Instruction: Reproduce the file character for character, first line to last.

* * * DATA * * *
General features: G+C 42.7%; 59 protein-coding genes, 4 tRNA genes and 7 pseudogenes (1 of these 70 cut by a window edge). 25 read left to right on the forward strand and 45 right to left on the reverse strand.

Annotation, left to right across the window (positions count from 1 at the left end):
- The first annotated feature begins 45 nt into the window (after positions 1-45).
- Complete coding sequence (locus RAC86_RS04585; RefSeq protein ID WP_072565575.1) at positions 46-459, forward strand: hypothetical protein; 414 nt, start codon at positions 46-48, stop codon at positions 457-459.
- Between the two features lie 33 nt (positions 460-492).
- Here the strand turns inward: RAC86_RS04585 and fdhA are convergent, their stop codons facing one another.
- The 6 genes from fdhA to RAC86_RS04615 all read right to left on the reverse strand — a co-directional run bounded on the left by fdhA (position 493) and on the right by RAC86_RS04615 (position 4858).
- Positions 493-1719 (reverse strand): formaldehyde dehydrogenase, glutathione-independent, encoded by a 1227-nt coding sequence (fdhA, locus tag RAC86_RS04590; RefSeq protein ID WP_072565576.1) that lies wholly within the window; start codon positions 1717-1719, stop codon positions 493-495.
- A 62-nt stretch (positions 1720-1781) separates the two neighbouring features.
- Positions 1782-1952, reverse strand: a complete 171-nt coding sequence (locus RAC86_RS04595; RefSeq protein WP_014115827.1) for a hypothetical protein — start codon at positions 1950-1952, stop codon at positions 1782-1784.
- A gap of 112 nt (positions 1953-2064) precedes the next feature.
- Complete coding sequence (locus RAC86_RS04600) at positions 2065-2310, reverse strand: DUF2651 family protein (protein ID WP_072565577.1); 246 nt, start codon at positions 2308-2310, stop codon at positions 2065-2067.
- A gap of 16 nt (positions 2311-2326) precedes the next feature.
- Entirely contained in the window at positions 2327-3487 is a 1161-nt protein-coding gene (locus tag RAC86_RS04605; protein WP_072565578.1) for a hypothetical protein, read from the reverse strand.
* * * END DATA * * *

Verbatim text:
General features: G+C 42.7%; 59 protein-coding genes, 4 tRNA genes and 7 pseudogenes (1 of these 70 cut by a window edge). 25 read left to right on the forward strand and 45 right to left on the reverse strand.

Annotation, left to right across the window (positions count from 1 at the left end):
- The first annotated feature begins 45 nt into the window (after positions 1-45).
- Complete coding sequence (locus RAC86_RS04585; RefSeq protein ID WP_072565575.1) at positions 46-459, forward strand: hypothetical protein; 414 nt, start codon at positions 46-48, stop codon at positions 457-459.
- Between the two features lie 33 nt (positions 460-492).
- Here the strand turns inward: RAC86_RS04585 and fdhA are convergent, their stop codons facing one another.
- The 6 genes from fdhA to RAC86_RS04615 all read right to left on the reverse strand — a co-directional run bounded on the left by fdhA (position 493) and on the right by RAC86_RS04615 (position 4858).
- Positions 493-1719 (reverse strand): formaldehyde dehydrogenase, glutathione-independent, encoded by a 1227-nt coding sequence (fdhA, locus tag RAC86_RS04590; RefSeq protein ID WP_072565576.1) that lies wholly within the window; start codon positions 1717-1719, stop codon positions 493-495.
- A 62-nt stretch (positions 1720-1781) separates the two neighbouring features.
- Positions 1782-1952, reverse strand: a complete 171-nt coding sequence (locus RAC86_RS04595; RefSeq protein WP_014115827.1) for a hypothetical protein — start codon at positions 1950-1952, stop codon at positions 1782-1784.
- A gap of 112 nt (positions 1953-2064) precedes the next feature.
- Complete coding sequence (locus RAC86_RS04600) at positions 2065-2310, reverse strand: DUF2651 family protein (protein ID WP_072565577.1); 246 nt, start codon at positions 2308-2310, stop codon at positions 2065-2067.
- A gap of 16 nt (positions 2311-2326) precedes the next feature.
- Entirely contained in the window at positions 2327-3487 is a 1161-nt protein-coding gene (locus tag RAC86_RS04605; protein WP_072565578.1) for a hypothetical protein, read from the reverse strand.